So what's the point of what Nassim Taleb is trying to say? I don't see that anything really spectacular comes out of that, except for something that we all knew even before he wrote his book, which is - who was it who said this - our former secretary of defense: "There are the things we don't know we don't know."
The unknown unknown. And that's why, if you're ever going to run a financial firm, you've got to have some reserve capital there to back up the promises you make, because stuff happens.
But we all know that. I mean, it's not as if the scientists don't know that. But we build our models so that we can make progress, not so that we can reject everything. Now, having said all that, most of the arguments that I have made, which run counter to conventional wisdom, and probably the best known of those in the practitioner community, is my claim that it is fallacious to believe that stocks become less risky in the long run than they are in the short run. What could run more counter to conventional wisdom that that?
But that point is actually well established in the scientific community. You know, when I say that to a fellow professor of finance, they say, "You mean practitioners really believe that?"
In my experience, virtually all practitioners believe that. And it might be helpful to practitioners to understand the research or evidence that shows that the belief is not well founded.Okay. So, first of all, my first exposure to the proof that that is a fallacy was as a student of Paul Samuelson at MIT. He had written a number of papers. The one that was specifically targeted at this was his 1969 paper on lifecycle investing. Where he himself said, you know, he thought he modeled that (stocks become less risky over time) right? And he thought he was going to find that when he solved for the optimal investment strategy, he would find that the longer one's time until retirement, the more the individual would get out of stocks and into fixed income.
But making some very reasonable assumptions about the nature of stock market uncertainty, namely random law, and making the assumption that people have very plausible, rational preferences, he discovered that independent of one's age, one would always want to have the same proportional exposure to stocks, when you look at the individual's total wealth, in other words, include human capital in wealth.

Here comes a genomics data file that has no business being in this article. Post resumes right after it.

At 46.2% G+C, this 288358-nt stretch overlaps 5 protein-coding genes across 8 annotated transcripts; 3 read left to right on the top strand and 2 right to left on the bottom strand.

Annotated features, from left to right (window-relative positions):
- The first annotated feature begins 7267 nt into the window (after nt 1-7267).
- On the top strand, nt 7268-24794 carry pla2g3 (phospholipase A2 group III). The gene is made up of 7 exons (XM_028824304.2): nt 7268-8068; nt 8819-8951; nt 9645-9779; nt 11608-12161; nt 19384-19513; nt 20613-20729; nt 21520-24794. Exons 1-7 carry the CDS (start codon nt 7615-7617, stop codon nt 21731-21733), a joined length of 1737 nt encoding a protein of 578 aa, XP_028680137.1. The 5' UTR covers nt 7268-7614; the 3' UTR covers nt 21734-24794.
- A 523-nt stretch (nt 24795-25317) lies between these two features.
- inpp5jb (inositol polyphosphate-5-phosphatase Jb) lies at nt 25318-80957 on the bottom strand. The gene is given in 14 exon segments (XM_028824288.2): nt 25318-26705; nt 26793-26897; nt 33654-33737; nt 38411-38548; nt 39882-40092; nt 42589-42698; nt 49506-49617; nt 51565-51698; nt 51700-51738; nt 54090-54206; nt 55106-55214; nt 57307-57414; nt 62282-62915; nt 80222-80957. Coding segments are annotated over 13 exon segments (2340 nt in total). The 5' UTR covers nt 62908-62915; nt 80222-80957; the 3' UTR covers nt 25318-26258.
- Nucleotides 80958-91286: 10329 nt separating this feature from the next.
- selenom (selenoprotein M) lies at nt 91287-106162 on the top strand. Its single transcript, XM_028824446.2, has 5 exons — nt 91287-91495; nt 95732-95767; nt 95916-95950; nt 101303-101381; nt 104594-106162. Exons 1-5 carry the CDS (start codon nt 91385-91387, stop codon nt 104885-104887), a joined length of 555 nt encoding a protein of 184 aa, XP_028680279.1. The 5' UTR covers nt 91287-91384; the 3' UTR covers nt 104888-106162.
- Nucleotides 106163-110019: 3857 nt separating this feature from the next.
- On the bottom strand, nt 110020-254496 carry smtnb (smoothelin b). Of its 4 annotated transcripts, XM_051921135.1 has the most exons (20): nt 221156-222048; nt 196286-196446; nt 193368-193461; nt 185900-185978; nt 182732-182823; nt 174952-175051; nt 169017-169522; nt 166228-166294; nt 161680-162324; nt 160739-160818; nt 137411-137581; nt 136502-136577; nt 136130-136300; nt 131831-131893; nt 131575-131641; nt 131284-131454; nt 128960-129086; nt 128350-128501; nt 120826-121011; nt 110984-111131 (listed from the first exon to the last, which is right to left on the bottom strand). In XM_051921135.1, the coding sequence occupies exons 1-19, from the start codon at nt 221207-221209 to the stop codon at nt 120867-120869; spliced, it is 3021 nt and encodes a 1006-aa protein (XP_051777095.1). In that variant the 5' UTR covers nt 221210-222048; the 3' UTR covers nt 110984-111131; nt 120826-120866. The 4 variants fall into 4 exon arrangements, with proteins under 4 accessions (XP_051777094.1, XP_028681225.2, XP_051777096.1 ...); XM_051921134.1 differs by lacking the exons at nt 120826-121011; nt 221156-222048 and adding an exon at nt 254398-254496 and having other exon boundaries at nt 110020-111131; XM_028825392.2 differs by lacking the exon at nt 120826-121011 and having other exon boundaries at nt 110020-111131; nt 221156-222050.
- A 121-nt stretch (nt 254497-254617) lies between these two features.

Now, Samuelson proved it, theoretically, making very plausible assumptions. So, you know, as far as most academics are concerned, we're done. Okay. He's proved that it's a fallacy. Now, he rewrote that article in various forms consistently over the years. I mean I can send you a version of it that he wrote in the late 90's, for the first issue of Bloomberg Personal Finance Magazine. And, again, you know, it was the fallacy of time, diversification, etc. But he was ignored. I did not ignore him, and, in fact, I took it very much to heart unlike most academics. But I think what is somewhat different about me, and if I had to single out what is my distinguishing trait as an academic, it's that I really pay careful attention to what practitioners are saying and try to reconcile conflicts between the results of academic research, or scientific research, and the advice being offered from practitioners.
This is one area where the gap has never narrowed. In fact, it's gotten wider, and why that is, is a matter of speculation in part. I think it's because there are certain illogical traps that people fall into when they think about the risk of stocks in the long run, and I'd be happy to go into that in greater detail although I, too, have written about this now quite a bit. In fact, let me tell you my addition to the Samuelson proof.
What I did is say, look. Let's forget about people's preferences, because with Samuelson's proof, you do have to know some economic theory to understand it. So I came up with a different one that doesn't depend on understanding economic theory. I said look, if it were true that the risk of stocks essentially goes away or extenuates in the long run, then we should observe the following. Let's say, you, David, invest $100,000 in a diversified portfolio.
Now, ask yourself what if you had invested, as an alternative to that, in a risk free asset? It would be accepted that at the end of your horizon, the equities are worth-- and you're reinvesting all dividends, right, and equity, to the extent that the portfolio of equities is worth less than the compound value of your risk free investment. We call that a shortfall. Right?